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Why is it rare for a person to have 2 (or more) infectious diseases (for example: Flu & Cold together at the same time)?

Although it's rare, it happens when the immune system is weak (e.g when patient has both AIDS and Kaposi's sarcoma).

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This needs a reference - I'd imagine it to be quite the opposite, probably we are often infected with many pathogens (even when not sick) and multiple pathogens would cause more stress on the immune system –  GriffinEvo Dec 24 '13 at 7:16
    
This happens more often than thought. Classic examples are secondary infections which get a problem, when the body is already battling one pathogen. This would be for example pneumonia or otitis after other infections like the flu. –  Chris Dec 24 '13 at 13:02
    
Your example is actually quite bad because the “common cold” is often an infection by several strains of viruses (and even bacteria) simultaneously. –  Konrad Rudolph Dec 24 '13 at 18:47
    
There are multiple issues here. 1) Is it really rare to be infected by multiple pathogens? 2) If it is rare, is it rarer than would be expected from the independent probabilities of getting infected by that organism within a given time period? 3) If both the above are true, I would speculate that could be because the body's non-specific immune mechanisms have already been activated by the first pathogen, making it harder for a new infection to take hold. –  Chinmay Kanchi Dec 25 '13 at 0:38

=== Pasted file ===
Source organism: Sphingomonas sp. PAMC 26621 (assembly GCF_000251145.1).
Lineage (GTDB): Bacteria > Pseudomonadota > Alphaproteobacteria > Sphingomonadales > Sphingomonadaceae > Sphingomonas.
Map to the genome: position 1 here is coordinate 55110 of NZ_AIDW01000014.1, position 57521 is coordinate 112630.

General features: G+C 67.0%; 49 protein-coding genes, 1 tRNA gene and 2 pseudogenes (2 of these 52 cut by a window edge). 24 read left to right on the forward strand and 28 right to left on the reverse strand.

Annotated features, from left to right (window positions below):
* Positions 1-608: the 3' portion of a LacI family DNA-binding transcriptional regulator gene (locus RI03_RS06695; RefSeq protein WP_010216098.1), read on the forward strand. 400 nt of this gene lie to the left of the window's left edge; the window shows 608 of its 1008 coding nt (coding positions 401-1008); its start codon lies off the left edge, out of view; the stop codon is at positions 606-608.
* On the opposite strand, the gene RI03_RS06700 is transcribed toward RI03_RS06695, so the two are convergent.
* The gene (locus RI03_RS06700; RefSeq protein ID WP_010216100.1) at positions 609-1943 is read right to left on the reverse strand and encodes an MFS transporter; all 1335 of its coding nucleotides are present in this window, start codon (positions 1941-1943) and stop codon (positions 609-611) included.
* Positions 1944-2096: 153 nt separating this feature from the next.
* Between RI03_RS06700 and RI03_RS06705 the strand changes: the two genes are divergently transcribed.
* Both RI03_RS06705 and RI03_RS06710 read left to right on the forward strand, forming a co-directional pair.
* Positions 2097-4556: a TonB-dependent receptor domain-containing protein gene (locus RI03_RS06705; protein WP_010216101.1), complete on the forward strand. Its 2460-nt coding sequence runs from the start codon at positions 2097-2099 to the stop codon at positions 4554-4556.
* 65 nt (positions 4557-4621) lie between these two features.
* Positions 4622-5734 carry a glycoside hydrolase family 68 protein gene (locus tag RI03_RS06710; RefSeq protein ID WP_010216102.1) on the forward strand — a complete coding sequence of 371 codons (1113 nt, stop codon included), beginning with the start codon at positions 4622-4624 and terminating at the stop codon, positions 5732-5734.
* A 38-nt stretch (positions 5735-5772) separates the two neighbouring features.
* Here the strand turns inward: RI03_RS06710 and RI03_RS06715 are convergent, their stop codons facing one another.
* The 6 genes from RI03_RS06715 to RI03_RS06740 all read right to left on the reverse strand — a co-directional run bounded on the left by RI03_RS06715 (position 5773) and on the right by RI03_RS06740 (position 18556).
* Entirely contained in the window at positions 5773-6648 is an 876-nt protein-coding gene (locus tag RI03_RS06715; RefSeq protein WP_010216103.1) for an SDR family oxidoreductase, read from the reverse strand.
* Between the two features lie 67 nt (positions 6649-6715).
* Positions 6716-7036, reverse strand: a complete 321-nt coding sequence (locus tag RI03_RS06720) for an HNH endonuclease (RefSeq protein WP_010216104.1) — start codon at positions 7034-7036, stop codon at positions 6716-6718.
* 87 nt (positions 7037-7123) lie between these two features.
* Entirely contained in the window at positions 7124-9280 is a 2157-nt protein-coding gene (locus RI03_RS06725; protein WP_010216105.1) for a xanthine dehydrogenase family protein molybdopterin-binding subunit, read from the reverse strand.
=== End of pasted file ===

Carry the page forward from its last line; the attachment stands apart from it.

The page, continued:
Because the product of two small probabilities is much smaller than either probability by itself? –  Superbest May 30 at 7:44
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What makes you consider it is rare? It is not at all uncommon to be affected by two infections. Typically I agree we aren't as the number of infectious organisms that we are exposed to which cause a clinical manifestation (i.e. aren't controlled by the immune system) are low. Nevertheless, any chronic infections such as herpes viruses may often manifest when we are under stress with another infection, many bacterial pneumonias are more likely to occur when a viral infection is also present and of course the many immunosuppressed people. Arguably a lot of infections are by two or more causative agents as often if one is able to enter where it shouldn't, another may, but one is likely to be more dominant. Furthermore even our infections can get infections with bacteriophages infecting the bacteria we are infected with.

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I like the "infections all the way down" comment. Can you add refs to bacteriophage infecting bacteria that colonize humans? –  PlaysDice May 30 at 13:51
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Secondary infection is not rare at all. I mean consider babies. When they get the cold their immune system is weak and focused on the cold virus and they can get viral pneumonia from the flu very easily for example.

TB is another good example of a disease often weakening the immune system and raising the probability of a secondary infection and HIV is a viral one with the same weakening and higher probability of secondary infection.

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